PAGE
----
When $X$ and $Y$ are jointly Gaussian distributed, we know that the remainder $Y - E(Y|X)$ of the conditional expectation is independent from $X.$ So, we can decompose $Y$ into two components $Y = (Y - E(Y|X)) + E(Y|X),$ the first being a Gaussian variable independent from $X$ and the second being $X$-measurable. This clarifies the nature of the conditional distribution of $Y$ on $X = x$: it will have constant variance equal to the variance of $Y - E(Y|X)$ and mean equal to $E(Y|X),$ a linear function of $X.$ In particular, if we want to sample the conditional distribution of $Y$ given $X = x,$ we could take $Y + E(Y|X = x) - E(Y|X) = Y + E(Y|X = x - X),$ where the apparently nonsensical conditional expectation on the RHS should be interpreted as the evaluation of the conditional expectation $E(Y|X),$ viewed as a function of $X,$ at $x - X.$ Keep in mind that this is a very special property of Gaussian distributions; in general, the distribution of the remainder $Y - E(Y|X)$ conditional on $X$ will depend on $X,$ and so we won't be able to sample the conditional distribution under another "counterfactual" value $X = x$ simply by translating a sample of the remainder.

Now, consider a random function $f$ drawn from a Gaussian distribution $\Fc$ and let $\Pi$ give the values of our trajectory on a finite set of inputs. If we want to produce a sample from the distribution of $f$ conditional on some data $\Pi = \pi,$ we can take $f - E(f | \Pi = \pi - \Pi).$ But, as it turns out, the conditional expectation $E(f|\Pi = \pi^*)$ will be exactly the function $f$ in the RKHS of our process that solves the constraint $\Pi = \pi^*$ regularized by the RKHS norm! This explains the Bayesian interpretation of our toy model.

One way to understand this is just to write out the expression for $E(f(t)|\Pi)$ at a given value of $t.$ We know that this will be the linear function $\lambda \Pi$ of $\Pi$ uniquely determined by the equation $\Cov(f(t) - \lambda \Pi, \Pi) = 0.$ Where $K = [K(t_i, t_j)]$ is the covariance matrix of $\Pi$ and $v = [\Cov(f(t), f(t_i))]$ gives the covariance of $f(t)$ with the components $f(t_i)$ of $\Pi,$ this equation can be written as $v - \lambda K = 0,$ and $E(f(t) | \Pi) = v K^{-1} \Pi.$ We conclude that the function $t \mapsto E(f(t)|\Pi)$ is a linear combination of the functions $K(t, t_i)$—the coordinates of the vector $v$—with constant coefficients, determined by the constraints that $E(f(t)|\Pi)$ should agree with $\Pi$ at the points $t = t_i.$ But, as we saw above, this is the same as the solution to the problem of interpolating some constraints $f(t_i) = y_i$ regularized by the RKHS norm of our process.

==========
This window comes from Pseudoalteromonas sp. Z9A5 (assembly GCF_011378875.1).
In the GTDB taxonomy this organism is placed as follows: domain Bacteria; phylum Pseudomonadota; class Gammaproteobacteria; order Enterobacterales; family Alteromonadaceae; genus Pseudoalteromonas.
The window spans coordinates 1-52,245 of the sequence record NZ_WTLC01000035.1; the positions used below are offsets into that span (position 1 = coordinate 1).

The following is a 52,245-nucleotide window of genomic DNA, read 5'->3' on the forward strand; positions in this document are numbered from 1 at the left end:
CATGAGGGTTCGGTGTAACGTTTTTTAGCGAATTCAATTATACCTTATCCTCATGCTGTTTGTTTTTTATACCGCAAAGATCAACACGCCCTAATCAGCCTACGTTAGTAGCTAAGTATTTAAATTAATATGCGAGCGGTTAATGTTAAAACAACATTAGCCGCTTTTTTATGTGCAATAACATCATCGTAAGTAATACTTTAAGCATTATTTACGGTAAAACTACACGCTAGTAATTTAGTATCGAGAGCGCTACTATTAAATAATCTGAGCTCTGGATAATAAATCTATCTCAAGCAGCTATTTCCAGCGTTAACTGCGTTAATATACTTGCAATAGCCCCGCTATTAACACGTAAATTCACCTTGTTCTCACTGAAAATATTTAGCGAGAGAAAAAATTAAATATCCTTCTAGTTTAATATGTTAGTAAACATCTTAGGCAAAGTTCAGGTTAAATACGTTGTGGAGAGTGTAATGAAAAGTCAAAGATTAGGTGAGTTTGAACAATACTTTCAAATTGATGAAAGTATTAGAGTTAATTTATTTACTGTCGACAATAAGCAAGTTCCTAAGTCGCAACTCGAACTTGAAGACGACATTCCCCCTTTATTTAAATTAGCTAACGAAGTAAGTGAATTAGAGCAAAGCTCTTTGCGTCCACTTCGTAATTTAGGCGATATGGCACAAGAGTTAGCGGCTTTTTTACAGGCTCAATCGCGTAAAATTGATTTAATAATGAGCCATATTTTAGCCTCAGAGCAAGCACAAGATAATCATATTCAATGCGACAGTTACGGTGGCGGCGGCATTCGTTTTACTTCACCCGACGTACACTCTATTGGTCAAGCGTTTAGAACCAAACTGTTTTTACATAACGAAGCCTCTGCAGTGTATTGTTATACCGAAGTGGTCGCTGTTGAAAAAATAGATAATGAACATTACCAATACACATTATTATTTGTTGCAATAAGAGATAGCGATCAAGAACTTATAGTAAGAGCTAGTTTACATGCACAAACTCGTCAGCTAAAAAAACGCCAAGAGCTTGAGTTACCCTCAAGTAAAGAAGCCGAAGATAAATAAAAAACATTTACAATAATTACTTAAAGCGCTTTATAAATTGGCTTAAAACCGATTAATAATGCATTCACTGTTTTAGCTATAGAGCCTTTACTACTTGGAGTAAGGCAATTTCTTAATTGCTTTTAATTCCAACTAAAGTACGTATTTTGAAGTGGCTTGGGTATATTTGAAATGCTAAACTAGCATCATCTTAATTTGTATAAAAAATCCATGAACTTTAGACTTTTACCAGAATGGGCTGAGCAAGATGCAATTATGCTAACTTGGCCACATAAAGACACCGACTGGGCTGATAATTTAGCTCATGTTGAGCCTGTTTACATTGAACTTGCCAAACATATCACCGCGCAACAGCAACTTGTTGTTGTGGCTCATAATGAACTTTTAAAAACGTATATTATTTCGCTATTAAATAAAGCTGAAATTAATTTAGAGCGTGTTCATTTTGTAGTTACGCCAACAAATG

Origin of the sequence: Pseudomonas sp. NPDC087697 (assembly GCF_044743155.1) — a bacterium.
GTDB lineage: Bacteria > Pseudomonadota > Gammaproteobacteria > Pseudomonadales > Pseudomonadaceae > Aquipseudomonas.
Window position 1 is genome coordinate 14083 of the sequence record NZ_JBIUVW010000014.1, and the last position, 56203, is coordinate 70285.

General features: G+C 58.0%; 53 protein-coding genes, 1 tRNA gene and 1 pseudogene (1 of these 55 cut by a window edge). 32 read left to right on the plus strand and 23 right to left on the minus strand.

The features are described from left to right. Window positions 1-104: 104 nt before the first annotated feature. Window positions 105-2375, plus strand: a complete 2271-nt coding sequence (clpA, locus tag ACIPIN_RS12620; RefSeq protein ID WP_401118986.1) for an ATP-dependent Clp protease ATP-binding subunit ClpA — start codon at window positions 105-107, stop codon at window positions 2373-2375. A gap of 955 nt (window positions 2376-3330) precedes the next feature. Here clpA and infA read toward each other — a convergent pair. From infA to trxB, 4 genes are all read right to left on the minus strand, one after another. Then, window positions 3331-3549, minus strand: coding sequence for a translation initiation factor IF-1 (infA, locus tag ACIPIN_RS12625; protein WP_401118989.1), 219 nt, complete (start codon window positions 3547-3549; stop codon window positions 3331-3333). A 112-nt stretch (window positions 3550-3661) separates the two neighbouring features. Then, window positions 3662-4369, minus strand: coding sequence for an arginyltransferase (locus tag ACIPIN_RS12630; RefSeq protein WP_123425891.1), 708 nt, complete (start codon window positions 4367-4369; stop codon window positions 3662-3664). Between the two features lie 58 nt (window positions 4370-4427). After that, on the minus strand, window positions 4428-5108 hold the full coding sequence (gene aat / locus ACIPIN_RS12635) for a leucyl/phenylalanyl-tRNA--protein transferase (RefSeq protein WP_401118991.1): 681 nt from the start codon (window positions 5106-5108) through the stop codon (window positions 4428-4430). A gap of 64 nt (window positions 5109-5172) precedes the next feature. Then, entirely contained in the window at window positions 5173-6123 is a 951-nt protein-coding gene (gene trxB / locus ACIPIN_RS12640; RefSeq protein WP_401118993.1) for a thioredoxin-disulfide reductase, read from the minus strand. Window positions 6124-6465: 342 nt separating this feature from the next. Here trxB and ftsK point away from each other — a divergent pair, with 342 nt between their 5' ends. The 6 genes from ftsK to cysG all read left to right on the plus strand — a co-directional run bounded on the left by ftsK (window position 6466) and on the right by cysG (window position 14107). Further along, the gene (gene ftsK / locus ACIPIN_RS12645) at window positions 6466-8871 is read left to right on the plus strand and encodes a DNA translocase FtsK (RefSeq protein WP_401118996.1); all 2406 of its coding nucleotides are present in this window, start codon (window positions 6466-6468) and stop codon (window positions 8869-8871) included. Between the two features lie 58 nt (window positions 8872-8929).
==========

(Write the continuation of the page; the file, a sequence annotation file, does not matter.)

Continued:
To see this connection more directly, remember that the mean of a Gaussian distribution coincides with the mode—the point of highest probability density under linear coordinates. So, for example, $E(f(t)|\Pi = \pi^*)$ is exactly the value of $f(t)$ that minimizes $\ln(p(f(t), \pi^*)) = C + -\frac{1}{2} [f(t) \; \pi^*(1) \; \dots \; \pi^*(m)] K^{-1} \begin{bmatrix} f(t) \\ \pi^*(1) \\ \vdots \\ \pi^*(m)] \end{bmatrix}$ where $K^{-1}$ is the inverse of the covariance matrix for $(f(t), \Pi).$ But from the previous section we know that $K^{-1}$ expresses the inner product of the RKHS derived from the covariance kernel of $(f(t), \Pi)$ in the dual basis for the projections. So in fact we are asking for the value of $(f(t), \Pi)$ that satisfies the constraint $\Pi = \pi^*$ and is regularized by the RKHS norm corresponding to a restriction of the covariance kernel of our process, which by the representer theorem will be a linear combination of restrictions of functions $K(-, t).$

Abstractly, whenever we have a positive definite kernel $K \colon I \times I \to \R$ with RKHS $H$ and a finite subset $J \subseteq I,$ we get a natural projection $P \colon H \to H_J$ onto the RKHS for the kernel restricted to $J \times J$ given by $P(v) = \sum_j \pi_j(v) K_j.$ Given a vector $v \in H,$ what is the norm of $P(v)$ in $H_J$? Since $P$ is an isometry over the span of the elements $K_j,$ we can view $\lVert P(v) \rVert_{H_J}$ as the minimum possible norm for an element $w \in H$ solving the equation $P(w) = P(v).$ In particular, solving a regularized problem over $H$ that depends on projections $\pi_j$ for $j \in J$ and then restricting the solution to $H_J$ is the same as restricting to $H_J$ and solving the regularized problem with respect to the norm on $H_J.$

As a final remark, note that we can informally imagine the RKHS of a Gaussian process as specifying the "energy" of the process in a statistical mechanics sense; although the norm of the RKHS is not defined over the same function space that the process takes values, we get the energy for the joint distribution of any finite projection $(f(t_1), \dots, f(t_m))$ as a function of $(y_1, \dots, y_m)$ by solving $\begin{align*} \textbf{minimize} & \quad \lVert f \rVert_H \\ \textbf{subject to} & \quad f(t_i) = y_i. \end{align*}$ This is the most satisfactory way that I've found to connect the interpretation of kernel functions in terms of regularization with their interpretation in terms of conditional expectations of a Gaussian process.